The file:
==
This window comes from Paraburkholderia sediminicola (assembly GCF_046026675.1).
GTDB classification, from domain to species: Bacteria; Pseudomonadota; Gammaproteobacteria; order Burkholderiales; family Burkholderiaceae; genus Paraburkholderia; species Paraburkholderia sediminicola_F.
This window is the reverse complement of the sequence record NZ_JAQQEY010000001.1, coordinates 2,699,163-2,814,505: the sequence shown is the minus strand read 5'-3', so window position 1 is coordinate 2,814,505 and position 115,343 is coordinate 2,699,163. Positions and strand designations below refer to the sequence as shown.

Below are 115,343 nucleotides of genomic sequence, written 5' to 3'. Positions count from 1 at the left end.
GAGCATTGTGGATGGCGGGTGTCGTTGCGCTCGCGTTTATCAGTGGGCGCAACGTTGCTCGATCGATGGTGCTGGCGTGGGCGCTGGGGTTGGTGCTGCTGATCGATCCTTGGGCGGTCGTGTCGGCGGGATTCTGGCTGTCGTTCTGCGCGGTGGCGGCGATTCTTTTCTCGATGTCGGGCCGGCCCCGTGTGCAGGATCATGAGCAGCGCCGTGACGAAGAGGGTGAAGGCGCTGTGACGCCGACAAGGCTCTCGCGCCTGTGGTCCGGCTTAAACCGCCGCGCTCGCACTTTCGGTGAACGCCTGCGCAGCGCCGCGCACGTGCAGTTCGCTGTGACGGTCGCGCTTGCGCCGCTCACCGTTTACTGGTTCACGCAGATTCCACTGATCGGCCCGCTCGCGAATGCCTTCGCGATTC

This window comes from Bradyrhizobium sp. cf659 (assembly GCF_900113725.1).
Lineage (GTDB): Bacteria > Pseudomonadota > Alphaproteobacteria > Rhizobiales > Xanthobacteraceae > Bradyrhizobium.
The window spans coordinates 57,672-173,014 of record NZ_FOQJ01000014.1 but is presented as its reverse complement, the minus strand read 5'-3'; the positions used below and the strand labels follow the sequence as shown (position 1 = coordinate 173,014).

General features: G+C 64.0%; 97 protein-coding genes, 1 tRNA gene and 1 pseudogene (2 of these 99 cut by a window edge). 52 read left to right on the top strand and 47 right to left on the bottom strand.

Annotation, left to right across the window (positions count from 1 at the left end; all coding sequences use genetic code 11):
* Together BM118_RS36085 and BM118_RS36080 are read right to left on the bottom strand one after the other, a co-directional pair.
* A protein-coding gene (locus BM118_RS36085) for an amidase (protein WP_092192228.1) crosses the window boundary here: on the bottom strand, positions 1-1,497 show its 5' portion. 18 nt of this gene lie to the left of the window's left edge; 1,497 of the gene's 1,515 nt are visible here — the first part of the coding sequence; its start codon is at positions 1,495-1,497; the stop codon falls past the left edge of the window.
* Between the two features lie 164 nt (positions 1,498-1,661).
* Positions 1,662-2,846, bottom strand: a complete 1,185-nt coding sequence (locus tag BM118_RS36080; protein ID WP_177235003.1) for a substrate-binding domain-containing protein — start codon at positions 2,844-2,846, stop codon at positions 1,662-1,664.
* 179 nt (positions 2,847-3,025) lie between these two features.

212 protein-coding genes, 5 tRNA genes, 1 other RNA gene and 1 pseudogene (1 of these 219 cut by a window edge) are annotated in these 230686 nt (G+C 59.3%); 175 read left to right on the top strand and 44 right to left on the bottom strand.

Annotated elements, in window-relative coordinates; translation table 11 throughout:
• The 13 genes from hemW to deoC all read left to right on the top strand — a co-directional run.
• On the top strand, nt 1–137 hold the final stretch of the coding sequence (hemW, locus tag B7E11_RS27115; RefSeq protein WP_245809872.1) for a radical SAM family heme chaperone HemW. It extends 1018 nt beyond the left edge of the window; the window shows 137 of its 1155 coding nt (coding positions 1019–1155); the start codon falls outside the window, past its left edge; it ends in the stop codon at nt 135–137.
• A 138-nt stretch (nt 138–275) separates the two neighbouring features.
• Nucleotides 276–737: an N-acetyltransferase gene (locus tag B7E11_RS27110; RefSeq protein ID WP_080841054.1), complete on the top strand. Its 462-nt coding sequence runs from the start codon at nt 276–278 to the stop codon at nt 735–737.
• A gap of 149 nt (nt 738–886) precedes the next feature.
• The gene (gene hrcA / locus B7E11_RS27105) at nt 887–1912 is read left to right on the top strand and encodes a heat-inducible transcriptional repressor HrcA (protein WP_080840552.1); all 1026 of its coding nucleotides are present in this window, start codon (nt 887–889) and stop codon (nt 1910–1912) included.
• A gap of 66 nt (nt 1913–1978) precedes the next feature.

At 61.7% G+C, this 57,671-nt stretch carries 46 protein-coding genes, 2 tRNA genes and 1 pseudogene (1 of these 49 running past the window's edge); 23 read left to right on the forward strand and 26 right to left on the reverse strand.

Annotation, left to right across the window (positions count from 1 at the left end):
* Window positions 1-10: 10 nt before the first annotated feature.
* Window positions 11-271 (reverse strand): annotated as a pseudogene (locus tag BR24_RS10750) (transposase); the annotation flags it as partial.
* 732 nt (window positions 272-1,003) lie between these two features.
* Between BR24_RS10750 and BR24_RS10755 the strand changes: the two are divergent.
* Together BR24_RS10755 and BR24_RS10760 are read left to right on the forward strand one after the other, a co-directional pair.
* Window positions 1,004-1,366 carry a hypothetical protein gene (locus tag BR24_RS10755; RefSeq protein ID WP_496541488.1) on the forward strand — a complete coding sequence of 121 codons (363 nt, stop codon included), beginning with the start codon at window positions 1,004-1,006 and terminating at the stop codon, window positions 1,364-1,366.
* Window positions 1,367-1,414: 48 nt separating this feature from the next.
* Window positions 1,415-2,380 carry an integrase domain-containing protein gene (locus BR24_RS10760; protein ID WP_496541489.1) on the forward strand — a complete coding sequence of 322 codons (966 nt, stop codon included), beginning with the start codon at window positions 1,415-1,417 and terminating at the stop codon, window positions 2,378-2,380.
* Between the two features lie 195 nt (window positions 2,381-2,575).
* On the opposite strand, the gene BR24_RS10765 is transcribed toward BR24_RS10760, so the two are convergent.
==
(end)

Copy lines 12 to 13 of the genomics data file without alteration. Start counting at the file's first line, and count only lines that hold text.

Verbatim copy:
* A protein-coding gene (locus BM118_RS36085) for an amidase (protein WP_092192228.1) crosses the window boundary here: on the bottom strand, positions 1-1,497 show its 5' portion. 18 nt of this gene lie to the left of the window's left edge; 1,497 of the gene's 1,515 nt are visible here — the first part of the coding sequence; its start codon is at positions 1,495-1,497; the stop codon falls past the left edge of the window.
* Between the two features lie 164 nt (positions 1,498-1,661).